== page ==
• Series: no
  • Author: Tricia Levenseller
  • Publisher & Release: Feiwel & Friends – February 2020
  • Length: 333 pages
  • Rate & Recommend: ⭐⭐⭐⚡ yes but not for the advertised age group

Thank you to Shelf Love Crate for featuring this book in the monthly box. I am loving the alternate cover.

Here is the description from GoodReads:

Alessandra is tired of being overlooked, but she has a plan to gain power:

1) Woo the Shadow King.
2) Marry him.
3) Kill him and take his kingdom for herself.

No one knows the extent of the freshly crowned Shadow King’s power. Some say he can command the shadows that swirl around him to do his bidding. Others say they speak to him, whispering the thoughts of his enemies. Regardless, Alessandra knows what she deserves, and she’s going to do everything within her power to get it.

But Alessandra’s not the only one trying to kill the king. As attempts on his life are made, she finds herself trying to keep him alive long enough for him to make her his queen—all while struggling not to lose her heart. After all, who better for a Shadow King than a cunning, villainous queen?

So here we are with my second Levenseller book.  Let’s start with the age recommendation: Amazon states that 13-18 is the reading level, but do we really want to show 13 year olds a promiscuous character that doesn’t care if she sleeps with 1 or 100 men?  I believe Alessandra is only 18 as well, and it started when she was 15.  I know that kids see and hear a lot worse online but is this really the message that high school girls need to see?

So Levenseller’s main takeaway from the book is that she wants to empower women.  Alessandra is a cunning character, definitely a Slytherin, who has no problem lying, deceiving, murdering, and using her feminine wiles to seduce, marry, then murder the king.  She definitely empowers the other women at court to be their own people, and learns about the power of friendship.  I just don’t love the message of using men for their money and trinkets and power, and a 13 year old isn’t going to be able to think through the “sexually empowered” vs “trollop” argument that is made.  So parents – be warned.

For an adult, I can totally get behind the morally gray, Slytherin romance.  I did enjoy watching them get closer.  Kallias and his dog are everything in the whole book, I don’t think I’ve ever seen a bookish King let his dog sleep in the bed before.  100% love this guy even if I am kind of blanking on what to make of his shadow magic. I expected it to be a dark magic but it was more regenerative than anything.

Also nothing else about the entire book was magical, and I’m not sure how I feel about only one person having magic when the rest of the world is entirely benign.  No one really seems to covet the magic either except those in the line of ascension – plus the king is kind of a (very nice but also brutal) tyrant.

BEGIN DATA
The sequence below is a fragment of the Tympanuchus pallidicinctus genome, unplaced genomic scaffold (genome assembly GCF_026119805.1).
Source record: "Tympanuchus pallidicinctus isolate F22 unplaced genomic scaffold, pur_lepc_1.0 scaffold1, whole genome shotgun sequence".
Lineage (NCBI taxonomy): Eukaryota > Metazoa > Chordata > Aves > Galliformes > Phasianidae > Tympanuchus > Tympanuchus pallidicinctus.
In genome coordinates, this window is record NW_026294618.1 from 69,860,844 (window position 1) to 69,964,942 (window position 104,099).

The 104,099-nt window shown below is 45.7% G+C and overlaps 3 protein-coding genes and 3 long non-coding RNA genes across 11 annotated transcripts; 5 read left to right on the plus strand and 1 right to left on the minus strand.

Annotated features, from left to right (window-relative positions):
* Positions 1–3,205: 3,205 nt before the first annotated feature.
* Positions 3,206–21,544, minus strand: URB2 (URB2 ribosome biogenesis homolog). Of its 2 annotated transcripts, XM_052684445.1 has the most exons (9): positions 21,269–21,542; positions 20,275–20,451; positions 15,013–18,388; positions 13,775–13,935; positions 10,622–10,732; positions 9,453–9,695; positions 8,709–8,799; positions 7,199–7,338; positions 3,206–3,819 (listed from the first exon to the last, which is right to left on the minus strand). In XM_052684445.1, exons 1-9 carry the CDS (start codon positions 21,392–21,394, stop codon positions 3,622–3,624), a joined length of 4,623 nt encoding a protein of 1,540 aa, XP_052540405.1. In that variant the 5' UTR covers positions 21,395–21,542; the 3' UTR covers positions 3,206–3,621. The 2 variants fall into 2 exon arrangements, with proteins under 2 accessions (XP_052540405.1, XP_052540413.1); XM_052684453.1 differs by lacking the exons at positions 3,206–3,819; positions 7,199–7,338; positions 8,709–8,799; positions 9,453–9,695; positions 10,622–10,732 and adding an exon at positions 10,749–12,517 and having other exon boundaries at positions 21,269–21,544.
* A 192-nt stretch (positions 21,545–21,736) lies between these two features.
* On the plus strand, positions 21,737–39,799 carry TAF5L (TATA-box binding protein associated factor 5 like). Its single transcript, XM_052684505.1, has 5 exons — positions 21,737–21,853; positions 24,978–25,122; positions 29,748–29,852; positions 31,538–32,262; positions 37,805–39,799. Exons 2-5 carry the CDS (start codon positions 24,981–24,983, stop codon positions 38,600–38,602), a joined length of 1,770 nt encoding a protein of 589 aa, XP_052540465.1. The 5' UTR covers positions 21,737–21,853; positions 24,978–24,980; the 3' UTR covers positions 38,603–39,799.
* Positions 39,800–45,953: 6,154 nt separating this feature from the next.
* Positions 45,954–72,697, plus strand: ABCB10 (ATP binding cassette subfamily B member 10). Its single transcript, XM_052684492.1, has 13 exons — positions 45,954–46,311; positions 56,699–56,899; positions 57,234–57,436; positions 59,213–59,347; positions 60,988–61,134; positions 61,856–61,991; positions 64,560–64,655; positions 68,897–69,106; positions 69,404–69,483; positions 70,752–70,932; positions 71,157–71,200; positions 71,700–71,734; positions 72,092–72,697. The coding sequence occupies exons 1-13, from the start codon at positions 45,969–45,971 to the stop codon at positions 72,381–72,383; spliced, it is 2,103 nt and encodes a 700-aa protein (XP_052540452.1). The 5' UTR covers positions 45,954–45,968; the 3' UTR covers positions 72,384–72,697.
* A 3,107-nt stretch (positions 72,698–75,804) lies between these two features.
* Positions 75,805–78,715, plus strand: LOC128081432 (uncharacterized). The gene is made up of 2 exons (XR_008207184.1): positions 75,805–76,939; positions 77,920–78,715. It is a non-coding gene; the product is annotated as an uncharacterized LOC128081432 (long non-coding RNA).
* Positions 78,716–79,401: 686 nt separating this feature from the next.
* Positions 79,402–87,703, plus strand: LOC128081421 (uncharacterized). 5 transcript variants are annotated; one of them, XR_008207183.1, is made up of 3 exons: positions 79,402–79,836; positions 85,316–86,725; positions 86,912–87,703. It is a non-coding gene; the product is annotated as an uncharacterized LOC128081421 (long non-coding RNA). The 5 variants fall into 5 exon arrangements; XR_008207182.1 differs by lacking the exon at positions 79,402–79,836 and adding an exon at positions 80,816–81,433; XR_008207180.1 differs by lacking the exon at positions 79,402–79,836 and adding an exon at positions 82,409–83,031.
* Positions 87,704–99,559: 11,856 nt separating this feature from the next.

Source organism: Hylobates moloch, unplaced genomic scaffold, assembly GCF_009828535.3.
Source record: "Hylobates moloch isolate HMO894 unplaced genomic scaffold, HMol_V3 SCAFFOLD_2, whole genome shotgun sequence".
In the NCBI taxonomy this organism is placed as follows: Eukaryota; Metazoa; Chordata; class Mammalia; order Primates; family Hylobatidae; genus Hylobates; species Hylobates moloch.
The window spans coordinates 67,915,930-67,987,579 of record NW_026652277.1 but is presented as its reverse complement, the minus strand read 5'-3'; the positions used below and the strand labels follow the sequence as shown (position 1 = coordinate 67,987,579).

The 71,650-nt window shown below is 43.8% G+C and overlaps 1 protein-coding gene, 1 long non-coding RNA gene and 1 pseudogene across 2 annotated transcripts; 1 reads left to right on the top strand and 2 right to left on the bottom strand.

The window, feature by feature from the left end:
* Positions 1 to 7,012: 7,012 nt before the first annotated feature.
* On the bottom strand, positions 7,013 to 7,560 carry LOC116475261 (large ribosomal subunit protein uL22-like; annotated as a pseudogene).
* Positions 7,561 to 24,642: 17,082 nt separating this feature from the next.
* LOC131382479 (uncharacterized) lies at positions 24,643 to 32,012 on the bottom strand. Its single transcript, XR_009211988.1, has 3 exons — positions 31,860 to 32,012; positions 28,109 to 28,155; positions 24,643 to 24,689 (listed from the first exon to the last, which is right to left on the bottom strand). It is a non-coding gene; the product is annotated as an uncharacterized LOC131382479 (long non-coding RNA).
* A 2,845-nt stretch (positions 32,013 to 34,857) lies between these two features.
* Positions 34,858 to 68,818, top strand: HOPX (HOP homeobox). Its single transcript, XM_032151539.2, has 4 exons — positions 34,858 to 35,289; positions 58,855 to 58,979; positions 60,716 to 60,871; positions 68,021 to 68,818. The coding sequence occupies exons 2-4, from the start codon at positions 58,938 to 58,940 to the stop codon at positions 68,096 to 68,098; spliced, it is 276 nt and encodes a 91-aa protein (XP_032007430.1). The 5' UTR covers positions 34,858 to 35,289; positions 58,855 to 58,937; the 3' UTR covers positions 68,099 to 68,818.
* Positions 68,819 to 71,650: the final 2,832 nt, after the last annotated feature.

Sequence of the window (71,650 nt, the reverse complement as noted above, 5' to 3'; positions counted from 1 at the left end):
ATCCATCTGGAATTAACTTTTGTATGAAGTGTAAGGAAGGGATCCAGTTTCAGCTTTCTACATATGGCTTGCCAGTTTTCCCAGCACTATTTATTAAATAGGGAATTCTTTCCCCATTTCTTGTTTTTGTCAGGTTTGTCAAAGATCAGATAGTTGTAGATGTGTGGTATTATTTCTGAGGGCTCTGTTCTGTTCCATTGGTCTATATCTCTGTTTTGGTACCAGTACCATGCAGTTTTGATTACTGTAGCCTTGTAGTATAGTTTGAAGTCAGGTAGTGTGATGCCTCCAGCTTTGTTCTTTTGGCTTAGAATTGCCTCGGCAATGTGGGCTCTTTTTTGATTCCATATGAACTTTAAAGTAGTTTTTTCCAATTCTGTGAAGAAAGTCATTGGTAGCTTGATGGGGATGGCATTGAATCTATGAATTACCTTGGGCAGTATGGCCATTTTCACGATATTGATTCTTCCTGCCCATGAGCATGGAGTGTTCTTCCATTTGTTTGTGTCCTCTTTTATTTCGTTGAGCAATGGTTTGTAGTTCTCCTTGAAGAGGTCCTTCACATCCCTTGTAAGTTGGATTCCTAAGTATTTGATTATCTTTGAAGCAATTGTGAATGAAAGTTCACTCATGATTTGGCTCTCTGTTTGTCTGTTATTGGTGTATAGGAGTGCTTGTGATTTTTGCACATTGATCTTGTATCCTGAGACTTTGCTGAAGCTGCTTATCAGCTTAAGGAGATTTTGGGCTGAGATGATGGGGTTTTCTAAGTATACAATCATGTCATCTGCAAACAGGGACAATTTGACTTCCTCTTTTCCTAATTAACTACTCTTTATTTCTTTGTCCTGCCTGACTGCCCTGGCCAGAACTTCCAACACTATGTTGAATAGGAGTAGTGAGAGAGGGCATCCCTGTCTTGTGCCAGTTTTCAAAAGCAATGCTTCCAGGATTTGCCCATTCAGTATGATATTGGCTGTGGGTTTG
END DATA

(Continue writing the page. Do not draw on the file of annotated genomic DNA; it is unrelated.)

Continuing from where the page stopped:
Plot wise, I was never unable to put the book down but it did keep a steady pace.  I wasn’t bored but wasn’t 100% engaged either. Just like with Warrior of the Wild, I never felt like anyone was ever in real danger and Levenseller loves convenient and magical healing abilities. I enjoyed a good morally gray slow burn on the court proceedings.  The intrigue level was appropriate for a stand alone.  I didn’t really like how she threw guns and electricity into an otherwise obviously historical fantasy with kings, carriages, peasants and the like.

Overall … I don’t know.  I give it a three point five and am tempted to round down for GoodReads.  It’s rather unique for a young adult book.  I would recommend for teens and adults alike as long as they’re aware of the content, it could be a good conversation starter.

Have you read it? Want to discuss it? I kind of do! Drop a comment below

Categories
Fantasy Middle Grade Young Adult

Book Review: Na Cearcaill by Alpha Four

  • Title: Na Cearcaill
  • Series: Far Forest Scrolls #1
  • Author: Alpha Four (A4)
  • Publisher & Release: Far Forest Scrolls – August, 2018
  • Length: 292 pages
  • Rate & Recommend: ⭐⭐⭐⭐ for fantasy fans

Thank you so much to We Read Fantasy giveaways, Presstinely, and Far Forest Scrolls for my copy of Na Cearcaill!  I have been spamming these books all over Instagram and it’s way, way past overdue to make it to the blog!

Here is the description from Amazon:

Decades after invaders led by the White Wizard stormed across the Dark Sea and ravaged Verngaurd, the world is once again on the brink of war. Yet, this time, something is different. An evil is leaching its way across the land precisely as magic is waning and time-honored alliances are fracturing.

A dusty prophecy whispers a glimmer of hope, a soft rustle against an avalanche of darkness. With the world engulfed in war and chaos, a small group of friends set off on a quest to discover the source of all magic, the key to stopping the advancing evil. The voyage proves much tougher than they could have ever imagined.

The overwhelmed band of heroes find themselves spiraling down an insane quest as the world around them crumbles. If the terrifying trials meant to protect the ancient scrolls don’t kill them, the eccentric and unimaginable guardians just might.

This is an interesting take on the Chosen One theme with a heroic young girl that can talk to animals.  The full description confused me a bit because I didn’t really see much by way of a search for any source of magic, but there was a solid introduction to the Knights and their squares and the political machinations in play in the empire.  Once a quest does take off it is absolutely action packed…..with an abrupt ending that made me glad I had book 2 on standby!